NoaIzumi

Guaynabo, PUERTO RICO


Joined October 24th 2008

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Recent Posts

Danish Wind Farm
Wind Farm in Denmark


With the Waxman-Markey bill passed in the House and headed for the Senate here in the US, cap-and-trade is once again a popular topic among right-wing bloggers. I had a three-fer all picked out, one from American Thinker, one from David Limbaugh over at Townhall.com, and one from the Investor’s Business Daily. Then I ran across these two articles (from the same author) and just couldn’t resist. (I’m sorry, but when you write these kinds of distortions, half-truths, and outright lies in a piece, you’re asking for a ripping. When you publish said piece on a site with a pseudo-populist name like “Regular Folks United”, you are sitting up and begging for that ripping.)

Cap and (Be)Trade, by Bjaffe

“According to an MIT study, the total cost to businesses to purchase carbon credits from the government will be about $366 million annually

Someone really needs to update their files. For one thing, the study doesn’t look at the Waxman-Markey bill at all; in fact, the study came out in April 2007, before Waxman-Markey was more than a gleam in a California Congressman’s eye.

MIT Report (PDF file)

In addition, the actual projected revenue under Obama’s original cap-and-trade plan was $80 billion per year, not $360 billion.

The Obama budget

Finally, as most people know by now, instead of being sold in an auction, under Waxman-Markey 85% of the carbon credits will be given away, as in free, as at no cost to American businesses.

PolitiFact’s take on the matter:
Really Long Link

“Around the world, this has been tried, and has failed. According to a report issued by the Heartland Institute, 12 of the 15 EU nations who signed onto the onerous Kyoto treaty have failed to meet their carbon reduction targets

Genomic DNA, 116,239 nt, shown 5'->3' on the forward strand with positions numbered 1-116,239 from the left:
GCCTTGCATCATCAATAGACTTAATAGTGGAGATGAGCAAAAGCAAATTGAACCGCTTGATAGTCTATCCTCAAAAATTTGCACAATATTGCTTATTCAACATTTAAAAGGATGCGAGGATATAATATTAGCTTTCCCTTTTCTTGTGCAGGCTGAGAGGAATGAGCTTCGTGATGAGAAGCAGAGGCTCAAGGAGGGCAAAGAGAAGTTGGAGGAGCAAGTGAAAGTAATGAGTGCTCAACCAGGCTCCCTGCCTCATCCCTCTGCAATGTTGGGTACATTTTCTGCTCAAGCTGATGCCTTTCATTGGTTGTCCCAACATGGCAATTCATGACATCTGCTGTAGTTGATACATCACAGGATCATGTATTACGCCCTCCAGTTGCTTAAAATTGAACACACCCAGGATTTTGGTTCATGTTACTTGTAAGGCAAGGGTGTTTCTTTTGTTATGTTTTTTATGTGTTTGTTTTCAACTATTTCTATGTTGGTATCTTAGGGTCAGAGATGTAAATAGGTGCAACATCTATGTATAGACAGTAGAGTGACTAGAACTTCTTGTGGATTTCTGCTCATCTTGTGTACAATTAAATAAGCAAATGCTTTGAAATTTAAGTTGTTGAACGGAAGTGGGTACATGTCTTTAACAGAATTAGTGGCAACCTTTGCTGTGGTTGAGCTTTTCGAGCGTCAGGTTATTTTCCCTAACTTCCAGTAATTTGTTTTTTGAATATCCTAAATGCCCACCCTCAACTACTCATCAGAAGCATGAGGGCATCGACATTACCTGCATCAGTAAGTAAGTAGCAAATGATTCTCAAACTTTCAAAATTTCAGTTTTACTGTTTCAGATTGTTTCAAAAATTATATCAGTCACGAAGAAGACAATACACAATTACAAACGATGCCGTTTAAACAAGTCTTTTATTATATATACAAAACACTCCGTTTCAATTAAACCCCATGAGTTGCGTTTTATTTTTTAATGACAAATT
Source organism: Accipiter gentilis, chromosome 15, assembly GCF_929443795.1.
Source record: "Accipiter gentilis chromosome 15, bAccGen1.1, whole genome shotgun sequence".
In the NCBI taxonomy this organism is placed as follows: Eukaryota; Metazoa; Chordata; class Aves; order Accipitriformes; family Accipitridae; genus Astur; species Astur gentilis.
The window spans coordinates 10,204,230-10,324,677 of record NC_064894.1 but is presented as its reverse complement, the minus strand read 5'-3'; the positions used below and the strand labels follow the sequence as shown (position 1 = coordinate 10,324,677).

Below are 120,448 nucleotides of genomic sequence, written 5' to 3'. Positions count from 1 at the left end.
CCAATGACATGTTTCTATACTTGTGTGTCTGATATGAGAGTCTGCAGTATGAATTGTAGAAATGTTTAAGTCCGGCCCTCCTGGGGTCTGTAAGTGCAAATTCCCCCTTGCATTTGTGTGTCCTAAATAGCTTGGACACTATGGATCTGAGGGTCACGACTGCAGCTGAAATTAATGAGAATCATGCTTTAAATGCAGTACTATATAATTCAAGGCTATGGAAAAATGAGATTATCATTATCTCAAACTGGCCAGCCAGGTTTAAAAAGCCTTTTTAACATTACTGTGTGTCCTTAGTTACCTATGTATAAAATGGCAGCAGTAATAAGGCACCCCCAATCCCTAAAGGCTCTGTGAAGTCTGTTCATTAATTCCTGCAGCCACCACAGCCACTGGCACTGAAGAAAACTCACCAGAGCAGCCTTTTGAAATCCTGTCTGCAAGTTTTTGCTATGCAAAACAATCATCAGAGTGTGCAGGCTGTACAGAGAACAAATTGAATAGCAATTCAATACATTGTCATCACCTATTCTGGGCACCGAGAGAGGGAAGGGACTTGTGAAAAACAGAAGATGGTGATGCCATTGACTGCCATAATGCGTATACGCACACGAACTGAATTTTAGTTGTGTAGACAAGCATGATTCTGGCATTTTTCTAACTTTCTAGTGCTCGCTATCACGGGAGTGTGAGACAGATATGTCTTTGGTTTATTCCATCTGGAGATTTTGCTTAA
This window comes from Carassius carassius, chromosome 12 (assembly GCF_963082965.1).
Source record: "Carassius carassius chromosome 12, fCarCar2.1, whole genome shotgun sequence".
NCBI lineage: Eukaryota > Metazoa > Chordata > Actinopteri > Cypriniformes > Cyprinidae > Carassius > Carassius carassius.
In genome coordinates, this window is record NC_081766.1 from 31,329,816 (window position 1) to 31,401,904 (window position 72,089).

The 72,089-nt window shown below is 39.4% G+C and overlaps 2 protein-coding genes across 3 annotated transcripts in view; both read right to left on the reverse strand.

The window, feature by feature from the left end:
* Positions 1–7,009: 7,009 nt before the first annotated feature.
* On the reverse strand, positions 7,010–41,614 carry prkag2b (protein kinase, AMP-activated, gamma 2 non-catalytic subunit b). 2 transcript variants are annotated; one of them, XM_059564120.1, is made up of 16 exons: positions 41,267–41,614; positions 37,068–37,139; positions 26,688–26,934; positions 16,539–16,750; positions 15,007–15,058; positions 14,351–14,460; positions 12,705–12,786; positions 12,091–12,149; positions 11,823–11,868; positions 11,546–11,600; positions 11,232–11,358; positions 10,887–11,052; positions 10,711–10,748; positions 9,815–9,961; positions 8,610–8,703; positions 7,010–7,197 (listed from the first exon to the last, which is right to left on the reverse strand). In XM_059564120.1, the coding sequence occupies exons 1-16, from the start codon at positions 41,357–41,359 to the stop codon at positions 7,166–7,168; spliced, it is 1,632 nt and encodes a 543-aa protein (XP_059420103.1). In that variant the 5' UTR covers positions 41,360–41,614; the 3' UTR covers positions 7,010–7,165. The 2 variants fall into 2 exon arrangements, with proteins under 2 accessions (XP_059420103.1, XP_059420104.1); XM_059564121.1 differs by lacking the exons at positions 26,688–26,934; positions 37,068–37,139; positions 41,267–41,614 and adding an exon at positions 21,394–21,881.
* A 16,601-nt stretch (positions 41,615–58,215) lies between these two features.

Um, doesn’t that mean that 3 of the 15 did meet their targets? And some countries, such as France and Germany, failed to meet their goals, but still made significant reductions in CO2 reductions. In some cases, Kyoto was tried, and failed. But in other cases, Kyoto was tried, and succeeded.

UN Report on Changes in Greenhouse Gases (PDF file)


The Greatest Hoax in History

“The entire green movement is based on a lie – which is that the climate should remain as it is right now. The climate does not work that way; it is not a static system with a set temperature and set global conditions”

Except that no one claims that. Even Al Gore in An Inconvenient Truth acknowledges natural climate change before and during modern times. The claim is not that the climate doesn’t change due to natural causes, it’s that rising CO2 is currently causing the climate to change, a claim supported by the fact that the natural causes don’t seem to be causing the change.

Really Long Link

“The most prevalent greenhouse gas in our atmosphere is water vapor – accounting for about 60-70 percent of greenhouse gases. Yet still, we are told that Carbon is the main source of the problem. And to prove it, scientists use a computer model that is programmed to accept carbon as the primary warming agent in our atmosphere”

Um, no, to prove it, we look at basic physics. The amount of water vapor has not been changing drastically, because it has such a small residence time in the atmosphere. Carbon dioxide, on the other hand, stays in the atmosphere for decades, and it’s carbon dioxide that has been pumped out to excess.

Really Long Link

“but there is a way to regulate carbon, and it involves attacking productivity”